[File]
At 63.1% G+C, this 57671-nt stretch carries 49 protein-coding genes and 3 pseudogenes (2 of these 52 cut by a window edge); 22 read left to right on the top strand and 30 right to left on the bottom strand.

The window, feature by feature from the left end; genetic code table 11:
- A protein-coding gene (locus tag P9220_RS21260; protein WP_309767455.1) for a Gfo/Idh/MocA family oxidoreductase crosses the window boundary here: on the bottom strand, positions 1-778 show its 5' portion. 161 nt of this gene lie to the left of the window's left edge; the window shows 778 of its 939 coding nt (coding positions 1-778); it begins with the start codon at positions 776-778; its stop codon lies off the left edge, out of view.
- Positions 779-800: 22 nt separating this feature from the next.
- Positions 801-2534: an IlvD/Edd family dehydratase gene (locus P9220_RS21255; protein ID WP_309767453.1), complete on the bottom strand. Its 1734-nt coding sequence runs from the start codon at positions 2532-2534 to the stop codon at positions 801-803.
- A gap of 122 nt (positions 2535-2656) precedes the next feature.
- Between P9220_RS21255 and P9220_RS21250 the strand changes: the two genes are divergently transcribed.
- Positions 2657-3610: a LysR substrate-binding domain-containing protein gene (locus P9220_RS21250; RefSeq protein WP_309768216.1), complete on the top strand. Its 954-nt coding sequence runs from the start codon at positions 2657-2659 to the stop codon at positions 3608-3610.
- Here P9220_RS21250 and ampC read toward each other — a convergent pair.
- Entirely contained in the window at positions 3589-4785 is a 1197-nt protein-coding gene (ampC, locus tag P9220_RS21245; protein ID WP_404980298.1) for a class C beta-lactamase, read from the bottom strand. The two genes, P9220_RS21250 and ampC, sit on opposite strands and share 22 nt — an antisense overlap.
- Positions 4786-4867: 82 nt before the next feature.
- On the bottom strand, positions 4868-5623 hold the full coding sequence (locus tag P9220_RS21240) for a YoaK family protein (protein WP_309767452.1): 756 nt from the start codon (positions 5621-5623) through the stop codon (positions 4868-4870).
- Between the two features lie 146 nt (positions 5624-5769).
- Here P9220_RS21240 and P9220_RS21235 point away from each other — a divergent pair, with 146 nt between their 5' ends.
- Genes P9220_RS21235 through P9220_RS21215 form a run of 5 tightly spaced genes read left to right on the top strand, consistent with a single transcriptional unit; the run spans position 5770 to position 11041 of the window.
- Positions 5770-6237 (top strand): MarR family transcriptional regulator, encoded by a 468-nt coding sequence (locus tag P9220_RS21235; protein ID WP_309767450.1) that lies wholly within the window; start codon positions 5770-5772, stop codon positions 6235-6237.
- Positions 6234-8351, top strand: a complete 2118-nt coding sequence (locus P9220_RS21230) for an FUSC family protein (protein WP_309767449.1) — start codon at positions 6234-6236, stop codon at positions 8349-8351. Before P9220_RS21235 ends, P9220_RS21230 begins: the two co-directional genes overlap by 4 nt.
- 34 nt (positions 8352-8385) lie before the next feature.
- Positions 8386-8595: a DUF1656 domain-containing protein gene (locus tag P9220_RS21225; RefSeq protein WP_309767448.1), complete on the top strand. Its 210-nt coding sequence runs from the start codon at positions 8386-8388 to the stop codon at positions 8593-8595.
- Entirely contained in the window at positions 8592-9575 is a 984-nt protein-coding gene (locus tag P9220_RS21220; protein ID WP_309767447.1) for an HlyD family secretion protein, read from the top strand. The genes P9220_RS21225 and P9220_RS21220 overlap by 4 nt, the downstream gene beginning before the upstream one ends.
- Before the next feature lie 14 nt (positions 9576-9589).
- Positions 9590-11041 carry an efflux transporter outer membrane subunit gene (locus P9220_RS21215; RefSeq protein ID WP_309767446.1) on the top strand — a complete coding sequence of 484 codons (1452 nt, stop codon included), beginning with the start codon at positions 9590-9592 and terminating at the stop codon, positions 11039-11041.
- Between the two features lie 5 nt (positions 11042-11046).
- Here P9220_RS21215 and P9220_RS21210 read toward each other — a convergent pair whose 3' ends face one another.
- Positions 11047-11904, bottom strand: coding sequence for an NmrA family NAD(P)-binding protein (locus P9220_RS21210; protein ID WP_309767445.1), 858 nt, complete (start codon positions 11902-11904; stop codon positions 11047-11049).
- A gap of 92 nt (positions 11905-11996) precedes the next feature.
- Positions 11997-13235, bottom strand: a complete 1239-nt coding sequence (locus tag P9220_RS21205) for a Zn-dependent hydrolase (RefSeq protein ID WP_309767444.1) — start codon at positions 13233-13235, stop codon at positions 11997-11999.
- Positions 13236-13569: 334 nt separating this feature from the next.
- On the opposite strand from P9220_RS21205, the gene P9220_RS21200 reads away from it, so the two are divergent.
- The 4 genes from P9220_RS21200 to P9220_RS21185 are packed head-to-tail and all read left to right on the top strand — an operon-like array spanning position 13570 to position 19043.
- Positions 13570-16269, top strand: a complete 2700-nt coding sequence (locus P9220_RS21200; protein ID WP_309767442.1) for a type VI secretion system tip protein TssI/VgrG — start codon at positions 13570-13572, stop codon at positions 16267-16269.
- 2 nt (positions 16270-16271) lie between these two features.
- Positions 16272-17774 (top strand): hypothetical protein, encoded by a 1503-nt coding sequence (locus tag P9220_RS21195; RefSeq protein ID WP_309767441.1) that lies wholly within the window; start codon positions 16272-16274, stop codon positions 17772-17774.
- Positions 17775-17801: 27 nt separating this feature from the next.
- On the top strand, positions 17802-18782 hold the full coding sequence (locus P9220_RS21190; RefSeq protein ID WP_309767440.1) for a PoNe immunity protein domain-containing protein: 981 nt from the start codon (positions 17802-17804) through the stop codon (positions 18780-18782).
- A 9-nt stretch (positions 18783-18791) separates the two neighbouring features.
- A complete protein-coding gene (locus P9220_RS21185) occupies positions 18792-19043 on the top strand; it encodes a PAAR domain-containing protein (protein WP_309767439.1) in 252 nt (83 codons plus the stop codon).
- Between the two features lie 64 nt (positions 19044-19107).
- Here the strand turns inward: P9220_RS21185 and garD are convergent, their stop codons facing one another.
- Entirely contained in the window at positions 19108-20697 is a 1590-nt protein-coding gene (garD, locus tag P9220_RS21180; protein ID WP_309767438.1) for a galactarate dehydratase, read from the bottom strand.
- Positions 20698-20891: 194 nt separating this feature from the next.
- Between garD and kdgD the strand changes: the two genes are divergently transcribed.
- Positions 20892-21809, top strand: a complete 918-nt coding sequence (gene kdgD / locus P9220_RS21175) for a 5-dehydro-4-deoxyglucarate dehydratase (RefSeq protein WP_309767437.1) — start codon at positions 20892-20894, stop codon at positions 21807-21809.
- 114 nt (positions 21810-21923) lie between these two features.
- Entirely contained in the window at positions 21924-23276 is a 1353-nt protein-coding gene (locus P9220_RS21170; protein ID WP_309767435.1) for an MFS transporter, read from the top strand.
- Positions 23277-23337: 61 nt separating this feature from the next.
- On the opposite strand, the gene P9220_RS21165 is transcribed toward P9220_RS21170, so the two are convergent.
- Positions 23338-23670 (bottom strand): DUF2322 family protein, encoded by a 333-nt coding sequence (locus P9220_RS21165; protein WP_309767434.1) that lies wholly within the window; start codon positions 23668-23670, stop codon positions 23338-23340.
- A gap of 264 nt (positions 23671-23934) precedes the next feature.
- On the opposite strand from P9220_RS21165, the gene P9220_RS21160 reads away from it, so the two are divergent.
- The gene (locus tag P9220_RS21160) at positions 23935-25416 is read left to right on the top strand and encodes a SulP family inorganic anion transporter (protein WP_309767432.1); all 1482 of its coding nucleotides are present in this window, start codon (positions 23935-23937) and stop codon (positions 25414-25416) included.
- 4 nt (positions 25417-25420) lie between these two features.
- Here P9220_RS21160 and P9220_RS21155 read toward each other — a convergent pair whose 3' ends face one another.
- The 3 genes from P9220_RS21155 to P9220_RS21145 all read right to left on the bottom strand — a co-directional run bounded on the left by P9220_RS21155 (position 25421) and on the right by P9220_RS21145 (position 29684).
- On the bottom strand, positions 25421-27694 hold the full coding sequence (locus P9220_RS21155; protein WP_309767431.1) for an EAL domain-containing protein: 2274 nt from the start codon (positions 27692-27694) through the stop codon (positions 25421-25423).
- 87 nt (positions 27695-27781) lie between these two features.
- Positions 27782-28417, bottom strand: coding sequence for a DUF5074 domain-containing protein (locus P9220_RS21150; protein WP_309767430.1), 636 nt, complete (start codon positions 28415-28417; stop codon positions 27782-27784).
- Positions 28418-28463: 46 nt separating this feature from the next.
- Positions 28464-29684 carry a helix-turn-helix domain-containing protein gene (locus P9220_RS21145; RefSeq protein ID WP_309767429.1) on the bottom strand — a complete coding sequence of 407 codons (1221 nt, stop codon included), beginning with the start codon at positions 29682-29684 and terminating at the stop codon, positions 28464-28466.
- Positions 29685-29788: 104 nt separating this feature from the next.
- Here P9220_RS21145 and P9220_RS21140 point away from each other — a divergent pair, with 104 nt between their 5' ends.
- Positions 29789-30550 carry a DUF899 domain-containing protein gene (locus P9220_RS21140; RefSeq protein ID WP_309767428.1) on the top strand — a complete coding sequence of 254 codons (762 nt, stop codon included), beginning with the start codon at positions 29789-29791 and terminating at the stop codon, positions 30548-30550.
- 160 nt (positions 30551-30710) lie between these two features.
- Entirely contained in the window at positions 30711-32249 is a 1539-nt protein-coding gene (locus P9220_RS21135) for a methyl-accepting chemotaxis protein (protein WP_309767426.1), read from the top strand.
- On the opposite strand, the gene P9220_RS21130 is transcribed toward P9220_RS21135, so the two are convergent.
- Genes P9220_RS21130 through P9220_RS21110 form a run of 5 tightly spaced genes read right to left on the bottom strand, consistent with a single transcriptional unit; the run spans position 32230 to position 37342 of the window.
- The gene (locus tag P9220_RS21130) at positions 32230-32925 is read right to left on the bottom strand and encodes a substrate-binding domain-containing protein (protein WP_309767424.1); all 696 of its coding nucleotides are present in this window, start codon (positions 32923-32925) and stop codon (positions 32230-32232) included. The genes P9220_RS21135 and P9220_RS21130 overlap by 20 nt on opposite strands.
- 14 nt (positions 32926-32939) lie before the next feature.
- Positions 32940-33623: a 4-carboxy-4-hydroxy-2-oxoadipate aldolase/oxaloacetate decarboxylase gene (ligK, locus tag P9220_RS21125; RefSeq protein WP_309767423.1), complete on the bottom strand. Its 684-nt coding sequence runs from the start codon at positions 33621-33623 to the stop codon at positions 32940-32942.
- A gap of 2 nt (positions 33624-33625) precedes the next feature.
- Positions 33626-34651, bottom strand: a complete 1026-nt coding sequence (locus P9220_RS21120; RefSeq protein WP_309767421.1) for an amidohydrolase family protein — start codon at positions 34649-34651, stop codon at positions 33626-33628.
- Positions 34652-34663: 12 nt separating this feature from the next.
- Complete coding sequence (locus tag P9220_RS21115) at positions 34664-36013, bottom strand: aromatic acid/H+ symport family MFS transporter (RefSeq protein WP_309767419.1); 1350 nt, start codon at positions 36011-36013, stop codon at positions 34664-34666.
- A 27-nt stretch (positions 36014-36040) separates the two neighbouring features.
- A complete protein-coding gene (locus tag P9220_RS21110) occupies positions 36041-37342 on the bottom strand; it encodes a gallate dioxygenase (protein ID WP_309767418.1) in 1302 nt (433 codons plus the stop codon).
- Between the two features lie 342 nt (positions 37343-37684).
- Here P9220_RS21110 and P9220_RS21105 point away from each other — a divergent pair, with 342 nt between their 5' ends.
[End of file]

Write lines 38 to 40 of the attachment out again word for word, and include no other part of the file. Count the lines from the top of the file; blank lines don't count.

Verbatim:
- Between the two features lie 64 nt (positions 19044-19107).
- Here the strand turns inward: P9220_RS21185 and garD are convergent, their stop codons facing one another.
- Entirely contained in the window at positions 19108-20697 is a 1590-nt protein-coding gene (garD, locus tag P9220_RS21180; protein ID WP_309767438.1) for a galactarate dehydratase, read from the bottom strand.